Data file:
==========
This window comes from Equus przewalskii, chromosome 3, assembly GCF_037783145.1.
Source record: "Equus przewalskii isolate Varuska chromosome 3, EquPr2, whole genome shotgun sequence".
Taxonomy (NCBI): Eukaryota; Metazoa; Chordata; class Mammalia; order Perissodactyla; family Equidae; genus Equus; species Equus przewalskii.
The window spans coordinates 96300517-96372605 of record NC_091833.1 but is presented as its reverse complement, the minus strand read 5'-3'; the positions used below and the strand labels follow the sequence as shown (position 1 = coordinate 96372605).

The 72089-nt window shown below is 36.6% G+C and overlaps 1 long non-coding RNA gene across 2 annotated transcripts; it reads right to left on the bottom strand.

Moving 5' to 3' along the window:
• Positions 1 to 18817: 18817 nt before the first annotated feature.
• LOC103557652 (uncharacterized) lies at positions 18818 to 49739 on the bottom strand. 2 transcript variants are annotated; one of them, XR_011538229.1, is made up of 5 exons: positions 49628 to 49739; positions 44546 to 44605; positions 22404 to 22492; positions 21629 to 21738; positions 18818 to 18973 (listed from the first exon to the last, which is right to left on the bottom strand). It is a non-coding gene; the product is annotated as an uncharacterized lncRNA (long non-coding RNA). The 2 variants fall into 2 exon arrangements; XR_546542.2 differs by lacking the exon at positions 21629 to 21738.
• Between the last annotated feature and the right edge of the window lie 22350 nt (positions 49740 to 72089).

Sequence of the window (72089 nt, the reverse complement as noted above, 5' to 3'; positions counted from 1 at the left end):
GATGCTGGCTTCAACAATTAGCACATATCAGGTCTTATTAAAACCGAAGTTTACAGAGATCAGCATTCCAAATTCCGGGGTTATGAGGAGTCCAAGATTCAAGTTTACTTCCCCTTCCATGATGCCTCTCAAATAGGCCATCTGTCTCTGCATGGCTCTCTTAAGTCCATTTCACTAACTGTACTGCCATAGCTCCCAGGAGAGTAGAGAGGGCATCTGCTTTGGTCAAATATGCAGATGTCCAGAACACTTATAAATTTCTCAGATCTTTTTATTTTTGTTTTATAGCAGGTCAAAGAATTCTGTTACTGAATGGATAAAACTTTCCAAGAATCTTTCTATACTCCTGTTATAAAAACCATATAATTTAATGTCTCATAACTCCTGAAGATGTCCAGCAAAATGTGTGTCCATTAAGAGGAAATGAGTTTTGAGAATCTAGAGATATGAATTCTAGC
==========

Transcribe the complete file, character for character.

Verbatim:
This window comes from Equus przewalskii, chromosome 3, assembly GCF_037783145.1.
Source record: "Equus przewalskii isolate Varuska chromosome 3, EquPr2, whole genome shotgun sequence".
Taxonomy (NCBI): Eukaryota; Metazoa; Chordata; class Mammalia; order Perissodactyla; family Equidae; genus Equus; species Equus przewalskii.
The window spans coordinates 96300517-96372605 of record NC_091833.1 but is presented as its reverse complement, the minus strand read 5'-3'; the positions used below and the strand labels follow the sequence as shown (position 1 = coordinate 96372605).

The 72089-nt window shown below is 36.6% G+C and overlaps 1 long non-coding RNA gene across 2 annotated transcripts; it reads right to left on the bottom strand.

Moving 5' to 3' along the window:
• Positions 1 to 18817: 18817 nt before the first annotated feature.
• LOC103557652 (uncharacterized) lies at positions 18818 to 49739 on the bottom strand. 2 transcript variants are annotated; one of them, XR_011538229.1, is made up of 5 exons: positions 49628 to 49739; positions 44546 to 44605; positions 22404 to 22492; positions 21629 to 21738; positions 18818 to 18973 (listed from the first exon to the last, which is right to left on the bottom strand). It is a non-coding gene; the product is annotated as an uncharacterized lncRNA (long non-coding RNA). The 2 variants fall into 2 exon arrangements; XR_546542.2 differs by lacking the exon at positions 21629 to 21738.
• Between the last annotated feature and the right edge of the window lie 22350 nt (positions 49740 to 72089).

Sequence of the window (72089 nt, the reverse complement as noted above, 5' to 3'; positions counted from 1 at the left end):
GATGCTGGCTTCAACAATTAGCACATATCAGGTCTTATTAAAACCGAAGTTTACAGAGATCAGCATTCCAAATTCCGGGGTTATGAGGAGTCCAAGATTCAAGTTTACTTCCCCTTCCATGATGCCTCTCAAATAGGCCATCTGTCTCTGCATGGCTCTCTTAAGTCCATTTCACTAACTGTACTGCCATAGCTCCCAGGAGAGTAGAGAGGGCATCTGCTTTGGTCAAATATGCAGATGTCCAGAACACTTATAAATTTCTCAGATCTTTTTATTTTTGTTTTATAGCAGGTCAAAGAATTCTGTTACTGAATGGATAAAACTTTCCAAGAATCTTTCTATACTCCTGTTATAAAAACCATATAATTTAATGTCTCATAACTCCTGAAGATGTCCAGCAAAATGTGTGTCCATTAAGAGGAAATGAGTTTTGAGAATCTAGAGATATGAATTCTAGC